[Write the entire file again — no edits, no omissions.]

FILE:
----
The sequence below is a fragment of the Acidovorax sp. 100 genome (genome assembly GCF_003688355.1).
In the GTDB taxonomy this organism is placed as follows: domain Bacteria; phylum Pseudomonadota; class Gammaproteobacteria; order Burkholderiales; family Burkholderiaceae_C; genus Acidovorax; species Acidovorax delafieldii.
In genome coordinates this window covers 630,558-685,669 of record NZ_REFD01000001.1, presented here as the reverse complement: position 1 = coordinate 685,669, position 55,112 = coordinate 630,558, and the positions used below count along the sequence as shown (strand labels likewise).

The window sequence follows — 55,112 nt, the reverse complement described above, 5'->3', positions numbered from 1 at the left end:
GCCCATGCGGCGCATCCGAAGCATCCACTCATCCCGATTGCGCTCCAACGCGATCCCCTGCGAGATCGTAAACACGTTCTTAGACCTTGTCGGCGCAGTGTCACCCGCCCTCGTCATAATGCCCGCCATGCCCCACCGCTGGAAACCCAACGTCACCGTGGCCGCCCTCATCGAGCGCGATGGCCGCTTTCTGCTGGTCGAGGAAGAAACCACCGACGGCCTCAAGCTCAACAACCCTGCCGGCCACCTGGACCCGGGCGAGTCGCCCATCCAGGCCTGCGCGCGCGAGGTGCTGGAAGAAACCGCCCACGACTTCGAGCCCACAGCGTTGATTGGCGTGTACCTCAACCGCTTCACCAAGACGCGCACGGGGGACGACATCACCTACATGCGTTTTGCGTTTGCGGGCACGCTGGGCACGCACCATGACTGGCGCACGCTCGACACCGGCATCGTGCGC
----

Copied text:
The sequence below is a fragment of the Acidovorax sp. 100 genome (genome assembly GCF_003688355.1).
In the GTDB taxonomy this organism is placed as follows: domain Bacteria; phylum Pseudomonadota; class Gammaproteobacteria; order Burkholderiales; family Burkholderiaceae_C; genus Acidovorax; species Acidovorax delafieldii.
In genome coordinates this window covers 630,558-685,669 of record NZ_REFD01000001.1, presented here as the reverse complement: position 1 = coordinate 685,669, position 55,112 = coordinate 630,558, and the positions used below count along the sequence as shown (strand labels likewise).

The window sequence follows — 55,112 nt, the reverse complement described above, 5'->3', positions numbered from 1 at the left end:
GCCCATGCGGCGCATCCGAAGCATCCACTCATCCCGATTGCGCTCCAACGCGATCCCCTGCGAGATCGTAAACACGTTCTTAGACCTTGTCGGCGCAGTGTCACCCGCCCTCGTCATAATGCCCGCCATGCCCCACCGCTGGAAACCCAACGTCACCGTGGCCGCCCTCATCGAGCGCGATGGCCGCTTTCTGCTGGTCGAGGAAGAAACCACCGACGGCCTCAAGCTCAACAACCCTGCCGGCCACCTGGACCCGGGCGAGTCGCCCATCCAGGCCTGCGCGCGCGAGGTGCTGGAAGAAACCGCCCACGACTTCGAGCCCACAGCGTTGATTGGCGTGTACCTCAACCGCTTCACCAAGACGCGCACGGGGGACGACATCACCTACATGCGTTTTGCGTTTGCGGGCACGCTGGGCACGCACCATGACTGGCGCACGCTCGACACCGGCATCGTGCGC